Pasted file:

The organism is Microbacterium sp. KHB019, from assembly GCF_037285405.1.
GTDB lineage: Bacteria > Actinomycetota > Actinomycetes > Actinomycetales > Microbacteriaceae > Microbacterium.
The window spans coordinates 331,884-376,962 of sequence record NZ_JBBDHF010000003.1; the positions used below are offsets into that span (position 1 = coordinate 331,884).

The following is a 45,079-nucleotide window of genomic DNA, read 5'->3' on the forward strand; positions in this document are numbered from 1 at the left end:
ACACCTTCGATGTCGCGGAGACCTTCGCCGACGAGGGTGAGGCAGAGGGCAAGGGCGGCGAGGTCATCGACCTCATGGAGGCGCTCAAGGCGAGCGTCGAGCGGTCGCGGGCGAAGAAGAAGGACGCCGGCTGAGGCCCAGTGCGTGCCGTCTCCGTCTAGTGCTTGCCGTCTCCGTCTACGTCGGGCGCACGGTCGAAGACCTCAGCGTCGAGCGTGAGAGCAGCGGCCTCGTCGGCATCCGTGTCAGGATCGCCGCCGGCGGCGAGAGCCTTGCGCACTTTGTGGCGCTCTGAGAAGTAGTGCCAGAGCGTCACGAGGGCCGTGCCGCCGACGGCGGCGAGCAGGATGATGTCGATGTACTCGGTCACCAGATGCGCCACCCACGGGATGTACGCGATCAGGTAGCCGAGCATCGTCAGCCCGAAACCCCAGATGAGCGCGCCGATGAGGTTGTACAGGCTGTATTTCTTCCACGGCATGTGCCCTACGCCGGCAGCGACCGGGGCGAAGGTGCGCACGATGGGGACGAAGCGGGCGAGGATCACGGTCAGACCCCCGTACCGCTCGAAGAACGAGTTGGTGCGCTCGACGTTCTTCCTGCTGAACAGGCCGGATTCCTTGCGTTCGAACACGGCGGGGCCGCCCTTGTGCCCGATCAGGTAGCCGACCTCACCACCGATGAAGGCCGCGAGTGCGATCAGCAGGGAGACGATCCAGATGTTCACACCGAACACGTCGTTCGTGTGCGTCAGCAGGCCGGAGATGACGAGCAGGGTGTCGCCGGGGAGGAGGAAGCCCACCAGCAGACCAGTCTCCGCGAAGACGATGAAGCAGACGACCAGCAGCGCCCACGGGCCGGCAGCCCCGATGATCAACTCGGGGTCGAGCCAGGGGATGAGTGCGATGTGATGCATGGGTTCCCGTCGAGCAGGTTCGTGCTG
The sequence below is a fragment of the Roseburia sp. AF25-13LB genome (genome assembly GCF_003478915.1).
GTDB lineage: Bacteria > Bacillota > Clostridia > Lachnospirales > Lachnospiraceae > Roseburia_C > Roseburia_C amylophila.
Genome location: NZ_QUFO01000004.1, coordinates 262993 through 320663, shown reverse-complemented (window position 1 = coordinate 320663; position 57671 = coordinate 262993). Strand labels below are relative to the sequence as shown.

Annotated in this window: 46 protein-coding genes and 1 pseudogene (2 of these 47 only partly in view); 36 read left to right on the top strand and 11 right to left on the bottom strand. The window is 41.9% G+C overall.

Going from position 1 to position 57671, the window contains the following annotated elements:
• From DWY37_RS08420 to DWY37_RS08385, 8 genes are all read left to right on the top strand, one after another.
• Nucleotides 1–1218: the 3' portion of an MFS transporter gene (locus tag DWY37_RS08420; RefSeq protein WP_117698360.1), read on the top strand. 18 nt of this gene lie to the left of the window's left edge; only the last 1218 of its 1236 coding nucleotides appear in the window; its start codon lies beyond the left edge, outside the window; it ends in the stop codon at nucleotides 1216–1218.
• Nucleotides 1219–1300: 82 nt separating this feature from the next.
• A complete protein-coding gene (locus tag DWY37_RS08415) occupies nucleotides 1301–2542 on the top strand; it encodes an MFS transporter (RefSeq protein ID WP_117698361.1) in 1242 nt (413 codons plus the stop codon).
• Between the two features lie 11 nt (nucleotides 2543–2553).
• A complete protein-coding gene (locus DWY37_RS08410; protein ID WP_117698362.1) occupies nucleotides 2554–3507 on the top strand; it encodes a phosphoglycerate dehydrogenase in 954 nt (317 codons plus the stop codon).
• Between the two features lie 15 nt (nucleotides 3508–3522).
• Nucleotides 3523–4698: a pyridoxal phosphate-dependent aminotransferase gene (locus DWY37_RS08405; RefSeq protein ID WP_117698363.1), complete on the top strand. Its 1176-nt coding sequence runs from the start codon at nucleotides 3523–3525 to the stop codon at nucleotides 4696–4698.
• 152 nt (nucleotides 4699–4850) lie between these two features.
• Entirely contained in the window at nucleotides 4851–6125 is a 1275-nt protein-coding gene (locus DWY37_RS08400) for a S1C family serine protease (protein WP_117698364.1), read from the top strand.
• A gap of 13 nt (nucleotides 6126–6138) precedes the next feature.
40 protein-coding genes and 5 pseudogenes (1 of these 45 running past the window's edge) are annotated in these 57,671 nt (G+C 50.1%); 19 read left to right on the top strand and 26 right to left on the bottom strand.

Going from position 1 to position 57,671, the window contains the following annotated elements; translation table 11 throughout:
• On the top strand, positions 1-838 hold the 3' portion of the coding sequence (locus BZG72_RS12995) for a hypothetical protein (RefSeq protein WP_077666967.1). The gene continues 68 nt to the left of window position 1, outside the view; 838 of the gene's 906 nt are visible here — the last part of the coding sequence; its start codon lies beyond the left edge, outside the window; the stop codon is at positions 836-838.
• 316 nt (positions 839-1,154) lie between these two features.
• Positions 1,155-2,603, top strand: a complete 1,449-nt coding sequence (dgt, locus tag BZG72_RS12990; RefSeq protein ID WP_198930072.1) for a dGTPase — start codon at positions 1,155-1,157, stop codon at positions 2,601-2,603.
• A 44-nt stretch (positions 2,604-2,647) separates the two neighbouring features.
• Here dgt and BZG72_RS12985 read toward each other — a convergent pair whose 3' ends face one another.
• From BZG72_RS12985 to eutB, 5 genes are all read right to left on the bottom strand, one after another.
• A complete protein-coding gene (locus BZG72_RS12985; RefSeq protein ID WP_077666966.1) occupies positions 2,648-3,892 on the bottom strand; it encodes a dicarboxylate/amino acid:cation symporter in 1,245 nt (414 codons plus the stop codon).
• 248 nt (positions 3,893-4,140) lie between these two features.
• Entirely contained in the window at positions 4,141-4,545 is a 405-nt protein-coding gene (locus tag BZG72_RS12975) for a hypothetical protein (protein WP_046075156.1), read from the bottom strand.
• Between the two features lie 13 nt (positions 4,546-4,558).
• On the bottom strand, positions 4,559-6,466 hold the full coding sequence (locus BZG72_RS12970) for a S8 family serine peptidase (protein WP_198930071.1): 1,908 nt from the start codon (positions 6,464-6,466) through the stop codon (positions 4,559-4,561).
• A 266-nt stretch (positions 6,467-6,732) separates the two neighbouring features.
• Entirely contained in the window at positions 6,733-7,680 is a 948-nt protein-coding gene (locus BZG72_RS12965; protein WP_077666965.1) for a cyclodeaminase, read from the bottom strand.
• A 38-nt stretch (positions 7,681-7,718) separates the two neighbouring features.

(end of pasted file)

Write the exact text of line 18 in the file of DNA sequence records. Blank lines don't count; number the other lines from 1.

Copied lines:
• Nucleotides 3523–4698: a pyridoxal phosphate-dependent aminotransferase gene (locus DWY37_RS08405; RefSeq protein ID WP_117698363.1), complete on the top strand. Its 1176-nt coding sequence runs from the start codon at nucleotides 3523–3525 to the stop codon at nucleotides 4696–4698.